Advice For Australian Travellers.
Hepatitis A is a highly contagious virus that causes Acute Hepatitis.
The infection is the most common of vaccine-preventable infections caught overseas. There are around 170 to 500 cases reported in Australia each year. Most cases of Hep atitis A are acquired from overseas. The time between exposure to the virus and onset is symptoms averages 30 days (15 to 50 days).
In other words, most travellers who develop symptoms will have already returned to Australia.
The illness starts with fever, nausea & lethargy that lasts around a week. These initial symptoms are followed by symptoms of an infected liver with dark urine & Jaundice. The whole illness lasts a month or two.
The illness tends to be more severe with increasing age. Hepatitis A may rarely be fatal, more so in older travellers. In younger age groups, around 70% of children under 6 years of age have symptoms at all.
The issue for the traveller is that Hepatitis A may make you feel sick for months.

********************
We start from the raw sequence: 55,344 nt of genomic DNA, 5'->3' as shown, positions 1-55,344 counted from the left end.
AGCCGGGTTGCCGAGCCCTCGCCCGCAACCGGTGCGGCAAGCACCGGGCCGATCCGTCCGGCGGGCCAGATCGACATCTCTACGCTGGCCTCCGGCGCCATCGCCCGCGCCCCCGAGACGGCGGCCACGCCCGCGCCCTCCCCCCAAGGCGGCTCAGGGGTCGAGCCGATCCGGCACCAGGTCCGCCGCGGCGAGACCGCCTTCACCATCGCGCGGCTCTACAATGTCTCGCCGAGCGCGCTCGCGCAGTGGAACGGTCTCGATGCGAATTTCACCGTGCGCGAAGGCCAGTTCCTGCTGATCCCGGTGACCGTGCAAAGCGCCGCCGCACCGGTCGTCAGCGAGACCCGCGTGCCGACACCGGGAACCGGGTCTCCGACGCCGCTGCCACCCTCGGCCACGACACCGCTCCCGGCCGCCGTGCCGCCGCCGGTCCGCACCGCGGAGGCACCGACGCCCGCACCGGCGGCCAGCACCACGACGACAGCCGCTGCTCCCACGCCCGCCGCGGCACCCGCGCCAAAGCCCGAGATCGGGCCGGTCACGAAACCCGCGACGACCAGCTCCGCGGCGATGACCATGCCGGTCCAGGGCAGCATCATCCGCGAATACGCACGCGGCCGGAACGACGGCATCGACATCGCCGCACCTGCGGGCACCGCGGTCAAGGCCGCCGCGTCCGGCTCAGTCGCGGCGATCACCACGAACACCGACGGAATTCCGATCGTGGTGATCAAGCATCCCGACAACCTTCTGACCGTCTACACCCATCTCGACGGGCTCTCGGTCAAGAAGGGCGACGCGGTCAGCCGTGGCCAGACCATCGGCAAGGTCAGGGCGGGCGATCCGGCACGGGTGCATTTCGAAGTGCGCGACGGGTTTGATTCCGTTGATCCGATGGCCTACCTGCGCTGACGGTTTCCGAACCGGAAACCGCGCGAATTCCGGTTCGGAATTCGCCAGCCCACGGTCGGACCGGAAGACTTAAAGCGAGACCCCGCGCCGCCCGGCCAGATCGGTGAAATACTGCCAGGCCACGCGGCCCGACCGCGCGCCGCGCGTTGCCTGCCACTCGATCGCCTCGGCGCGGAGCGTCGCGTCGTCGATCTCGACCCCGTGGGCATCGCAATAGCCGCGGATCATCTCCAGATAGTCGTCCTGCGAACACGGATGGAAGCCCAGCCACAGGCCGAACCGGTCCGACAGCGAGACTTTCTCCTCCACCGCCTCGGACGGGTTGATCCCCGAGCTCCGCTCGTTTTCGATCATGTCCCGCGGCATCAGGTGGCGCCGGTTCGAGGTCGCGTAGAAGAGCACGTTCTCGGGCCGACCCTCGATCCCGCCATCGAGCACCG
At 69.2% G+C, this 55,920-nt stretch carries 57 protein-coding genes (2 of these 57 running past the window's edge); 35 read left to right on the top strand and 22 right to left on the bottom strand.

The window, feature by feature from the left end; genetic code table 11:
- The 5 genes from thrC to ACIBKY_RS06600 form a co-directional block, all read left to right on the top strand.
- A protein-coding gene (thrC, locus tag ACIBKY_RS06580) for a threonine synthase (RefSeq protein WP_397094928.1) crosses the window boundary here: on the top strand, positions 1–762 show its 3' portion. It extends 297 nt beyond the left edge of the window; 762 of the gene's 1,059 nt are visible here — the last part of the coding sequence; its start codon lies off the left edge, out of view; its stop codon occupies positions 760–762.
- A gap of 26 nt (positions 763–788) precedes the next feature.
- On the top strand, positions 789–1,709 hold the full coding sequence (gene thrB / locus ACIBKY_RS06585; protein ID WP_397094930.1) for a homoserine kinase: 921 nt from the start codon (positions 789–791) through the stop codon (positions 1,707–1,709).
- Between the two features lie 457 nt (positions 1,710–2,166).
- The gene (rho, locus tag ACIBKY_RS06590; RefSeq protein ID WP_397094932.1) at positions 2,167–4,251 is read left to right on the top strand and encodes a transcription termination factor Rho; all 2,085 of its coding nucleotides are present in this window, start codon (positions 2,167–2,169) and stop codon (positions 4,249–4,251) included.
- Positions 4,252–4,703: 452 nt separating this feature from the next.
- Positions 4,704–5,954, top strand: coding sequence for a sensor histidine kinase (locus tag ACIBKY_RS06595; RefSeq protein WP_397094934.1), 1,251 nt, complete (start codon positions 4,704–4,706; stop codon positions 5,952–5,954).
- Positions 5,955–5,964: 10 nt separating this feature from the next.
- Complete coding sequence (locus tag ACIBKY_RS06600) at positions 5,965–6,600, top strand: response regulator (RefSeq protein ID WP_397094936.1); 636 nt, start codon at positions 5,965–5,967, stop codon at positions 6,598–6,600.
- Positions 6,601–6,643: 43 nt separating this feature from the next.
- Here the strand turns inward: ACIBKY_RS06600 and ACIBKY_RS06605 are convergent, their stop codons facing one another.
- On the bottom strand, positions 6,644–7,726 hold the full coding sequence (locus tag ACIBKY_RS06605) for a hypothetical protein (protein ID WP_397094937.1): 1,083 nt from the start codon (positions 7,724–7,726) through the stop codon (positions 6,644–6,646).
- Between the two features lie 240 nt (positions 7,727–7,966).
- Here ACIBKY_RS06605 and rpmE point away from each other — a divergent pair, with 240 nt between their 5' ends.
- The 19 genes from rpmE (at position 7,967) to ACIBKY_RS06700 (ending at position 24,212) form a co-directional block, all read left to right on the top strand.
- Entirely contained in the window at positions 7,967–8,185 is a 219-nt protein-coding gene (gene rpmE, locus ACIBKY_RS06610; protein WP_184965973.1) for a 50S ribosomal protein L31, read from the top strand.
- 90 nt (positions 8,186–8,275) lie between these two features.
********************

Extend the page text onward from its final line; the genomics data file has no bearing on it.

The virus is spread via contaminated food and drink.
Infection is most common in developing countries where sanitation may be poor. The Virus originates in the faeces of infected people.
However, the infection also occurs in developed countries such as Singapore & Eastern Europe – countries you would not normally associate with poor sanitation.
The one-off vaccination takes up to 4 weeks to work. Getting a booster in the first 12 months results in long term protection.
The Australian National Immunisation Guideline states “Travellers to (≥1 year of age), and expatriates living in, moderately to highly endemic areas for hepatitis A should receive hepatitis A vaccine.”
The course of two Hepatitis A Vaccines usually works for life.